A son was born Thursday, Dec. 28, to
Mr. and Mrs. Gardner Noble.
Mrs. Margaret Bolles of Barre visited
friends in town part of last week.
Harvey Warren was In Middlesex Sun
day and' Monday, visiting relativen.
Harley Tage spent part of last week
in Barre with his cousin, Leon Pago.
Mrs. Frank Page and son, Fred, of
Marshtield visited relatives in town last
Miss Fanny Martin spent part of last
week in Waterbury with Mr. and Mrs.
Mrs. Everett Bean went to Montpelier
Monday to visit Plummer Benjamin,
who is seriously ill.
Mrs. Ella Gale Bolles of Hcaton hos
jital, Montpelier, is ill at the home of
her father, Dr. F. P. Gale.
Mrs. Harry Dudley of Montpelier
spent Tuesday and Wednesday with Mr.
and Mrs. Hans Frcdrickson.
Mrs. Taylor returned to St. Johns
bury Thursday, after spending a few
days with Mr. and Mrs. H. C. Cutting.
Mrs. James Hooker and daughter of
South Ryegate are spending a few days
with Mr. and Mrs. B. H. Townsend.
Mr. and Mrs. E. J. Colby, Miss Ethel
and B. A. Colby spent Thursday in Wil
liamRtown with Mr. and Mrs. Henry
Stops a Deep-Seated
Cough in a Hurry
A Family Supply of Unequaled Cough
Remedy for 50c Money Re
funded If It Falls.
Cough medicines, as a rule, contain a
large proportion of plain syrup a good
ingredient, but one that anyone can make.
A pint of granulated sugar, with i pint
of warm water, stirred for 2 minutes,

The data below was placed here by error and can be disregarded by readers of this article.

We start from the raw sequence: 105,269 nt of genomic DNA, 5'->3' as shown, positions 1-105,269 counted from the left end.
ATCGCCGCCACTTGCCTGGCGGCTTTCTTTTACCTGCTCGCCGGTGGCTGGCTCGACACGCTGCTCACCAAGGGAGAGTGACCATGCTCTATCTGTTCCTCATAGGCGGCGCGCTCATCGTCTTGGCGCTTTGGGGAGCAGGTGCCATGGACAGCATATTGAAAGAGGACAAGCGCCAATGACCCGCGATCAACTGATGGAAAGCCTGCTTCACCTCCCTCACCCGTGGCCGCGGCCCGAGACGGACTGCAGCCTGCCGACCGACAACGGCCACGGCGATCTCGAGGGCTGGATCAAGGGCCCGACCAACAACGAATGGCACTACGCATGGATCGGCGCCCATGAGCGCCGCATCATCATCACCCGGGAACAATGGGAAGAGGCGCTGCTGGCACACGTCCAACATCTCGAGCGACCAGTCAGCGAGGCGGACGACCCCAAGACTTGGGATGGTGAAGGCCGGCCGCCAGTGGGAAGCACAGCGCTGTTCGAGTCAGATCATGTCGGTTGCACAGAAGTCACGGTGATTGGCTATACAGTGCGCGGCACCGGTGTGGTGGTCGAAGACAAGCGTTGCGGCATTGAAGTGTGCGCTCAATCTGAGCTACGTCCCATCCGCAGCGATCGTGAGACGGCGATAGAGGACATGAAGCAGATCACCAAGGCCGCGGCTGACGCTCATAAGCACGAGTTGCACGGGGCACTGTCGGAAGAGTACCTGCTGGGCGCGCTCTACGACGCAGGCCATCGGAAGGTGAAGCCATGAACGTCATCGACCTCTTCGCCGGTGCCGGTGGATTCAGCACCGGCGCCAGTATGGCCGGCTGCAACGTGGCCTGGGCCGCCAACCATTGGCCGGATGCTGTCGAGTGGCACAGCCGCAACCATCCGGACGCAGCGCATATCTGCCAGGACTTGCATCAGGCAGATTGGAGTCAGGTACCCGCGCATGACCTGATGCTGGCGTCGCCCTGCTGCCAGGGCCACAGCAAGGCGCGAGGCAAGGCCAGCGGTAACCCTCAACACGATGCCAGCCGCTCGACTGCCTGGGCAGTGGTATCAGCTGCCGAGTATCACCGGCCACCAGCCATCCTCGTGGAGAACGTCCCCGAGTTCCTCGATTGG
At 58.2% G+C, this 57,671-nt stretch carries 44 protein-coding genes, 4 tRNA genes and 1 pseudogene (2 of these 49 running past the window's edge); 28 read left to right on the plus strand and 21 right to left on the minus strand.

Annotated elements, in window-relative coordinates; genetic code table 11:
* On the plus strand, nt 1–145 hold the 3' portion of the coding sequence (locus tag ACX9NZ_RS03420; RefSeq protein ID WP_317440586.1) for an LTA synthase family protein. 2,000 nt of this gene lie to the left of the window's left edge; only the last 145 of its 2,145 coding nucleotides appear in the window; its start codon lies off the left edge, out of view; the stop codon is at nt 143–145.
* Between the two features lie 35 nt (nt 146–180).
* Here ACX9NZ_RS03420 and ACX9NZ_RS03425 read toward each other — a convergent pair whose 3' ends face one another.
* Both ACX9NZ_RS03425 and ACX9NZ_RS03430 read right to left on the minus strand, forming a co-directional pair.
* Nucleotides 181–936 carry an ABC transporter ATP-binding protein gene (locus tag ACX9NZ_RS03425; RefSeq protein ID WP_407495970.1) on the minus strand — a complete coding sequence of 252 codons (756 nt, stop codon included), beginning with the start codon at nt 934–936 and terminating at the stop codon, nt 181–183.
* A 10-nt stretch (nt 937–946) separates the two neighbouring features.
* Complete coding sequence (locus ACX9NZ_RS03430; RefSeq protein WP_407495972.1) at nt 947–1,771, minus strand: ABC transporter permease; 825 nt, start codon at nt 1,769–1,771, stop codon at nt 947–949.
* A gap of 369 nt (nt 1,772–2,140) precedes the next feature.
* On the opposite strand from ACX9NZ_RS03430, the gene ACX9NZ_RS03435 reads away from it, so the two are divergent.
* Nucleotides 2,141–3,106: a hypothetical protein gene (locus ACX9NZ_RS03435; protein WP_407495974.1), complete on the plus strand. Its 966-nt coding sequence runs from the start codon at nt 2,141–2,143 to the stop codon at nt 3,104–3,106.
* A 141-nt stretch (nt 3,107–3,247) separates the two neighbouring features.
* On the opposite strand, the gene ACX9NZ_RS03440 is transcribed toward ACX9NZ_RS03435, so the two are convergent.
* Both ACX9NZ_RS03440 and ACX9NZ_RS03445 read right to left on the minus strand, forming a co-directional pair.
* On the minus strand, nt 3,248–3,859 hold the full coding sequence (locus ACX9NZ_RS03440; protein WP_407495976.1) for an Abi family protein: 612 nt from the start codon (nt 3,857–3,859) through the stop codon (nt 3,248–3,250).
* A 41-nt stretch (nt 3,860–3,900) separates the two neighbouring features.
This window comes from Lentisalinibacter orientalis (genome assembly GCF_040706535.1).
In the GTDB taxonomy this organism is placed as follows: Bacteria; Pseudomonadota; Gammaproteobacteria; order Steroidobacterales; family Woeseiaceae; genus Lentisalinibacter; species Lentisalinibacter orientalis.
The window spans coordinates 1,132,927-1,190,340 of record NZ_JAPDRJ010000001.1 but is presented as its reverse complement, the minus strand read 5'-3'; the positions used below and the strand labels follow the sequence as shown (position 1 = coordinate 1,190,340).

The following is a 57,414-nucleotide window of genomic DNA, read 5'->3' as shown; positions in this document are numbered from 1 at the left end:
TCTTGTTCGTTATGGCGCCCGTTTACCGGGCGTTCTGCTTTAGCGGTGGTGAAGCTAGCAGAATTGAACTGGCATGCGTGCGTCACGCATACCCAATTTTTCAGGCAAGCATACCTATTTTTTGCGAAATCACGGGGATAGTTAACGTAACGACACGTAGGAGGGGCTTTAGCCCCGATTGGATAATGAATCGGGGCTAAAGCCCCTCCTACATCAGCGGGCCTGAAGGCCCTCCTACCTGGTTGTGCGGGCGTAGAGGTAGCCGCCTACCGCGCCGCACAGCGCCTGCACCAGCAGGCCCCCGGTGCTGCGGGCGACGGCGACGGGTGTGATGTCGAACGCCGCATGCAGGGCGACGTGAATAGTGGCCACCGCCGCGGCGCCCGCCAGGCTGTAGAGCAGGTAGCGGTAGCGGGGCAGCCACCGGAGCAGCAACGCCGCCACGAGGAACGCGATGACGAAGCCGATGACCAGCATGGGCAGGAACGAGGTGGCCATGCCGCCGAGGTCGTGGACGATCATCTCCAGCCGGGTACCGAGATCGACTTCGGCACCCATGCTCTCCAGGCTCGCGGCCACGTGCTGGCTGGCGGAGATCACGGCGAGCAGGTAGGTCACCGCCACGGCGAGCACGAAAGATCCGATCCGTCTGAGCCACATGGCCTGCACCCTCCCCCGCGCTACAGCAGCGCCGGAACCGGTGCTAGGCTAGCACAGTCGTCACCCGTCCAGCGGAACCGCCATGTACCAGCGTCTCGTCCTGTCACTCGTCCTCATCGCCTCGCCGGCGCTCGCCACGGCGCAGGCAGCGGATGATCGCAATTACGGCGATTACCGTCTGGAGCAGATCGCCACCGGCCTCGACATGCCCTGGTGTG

gives you as good syrupa money can buy.
A SO-oent bottle of Pinex, mixed in a
pint bottle with home-made sugar syrup,
gives you a full pint of really better
cough syrup than you could buy ready
mixed for $2..'i0. There's a clear saving
of $2.00. Full directions in package.
And money couldn't buy a quicker,
better remedy. Takes hold at once, gives
almost instant relief, and usually stops
the most obstinate, deep-seated cough in
24 boura. ft stimulates the appetite, is
alightly laxative and has a pleasant taste
children take it willingly. Splendid for
hoarseness, asthma, chest pains and other
throat troubles, and unequaled for prompt
results in whooping cough.
Pinex Is a special and highly concen
trated compound of imported Norway
White Pine extract, and is rich in guaia
col and otber natural healing pine ele
ments. Simply mix it as directed with
sugar syrup er strained honey, and it is
ready for use.
I'sed in more homes in the V. 8. and
Canada than any other cough remedy.
Pinex has often been imitated, but never
successfully, for nothing else will produce
the same results. The genuine is guaran
tee J to gire absolute satisfaction or money
refunded. Certificate of iguartintea is
wrapped in each package. Your druggist
has Pinex or will get it for you. If not,
send to The Pine Co- Ft. Who. ImL
Mrs. C. E. Claflin Seems to Be Recover
ing From Injuries in Auto Accident.
While Mr. and Mra. C. IS, Claflin were
coming from Randolph in an automobile
on Saturday night and when near the
top of the hill, a short distancejrom the
old church, close by the house of John
Oilman, the car took a sudden leap down
the bank, throwing them both several
feet. One of the wheels of the machine
went down as far as the river, where
it finally rested. Mrs. Claflin was taken
by her husband to a nearby house and
Dr. Greene was telephoned for. Ho
came and took her home, but she did not
regain consciousness till Monday. It was
at first thought to bo serious, but she
was so much more comfortable at the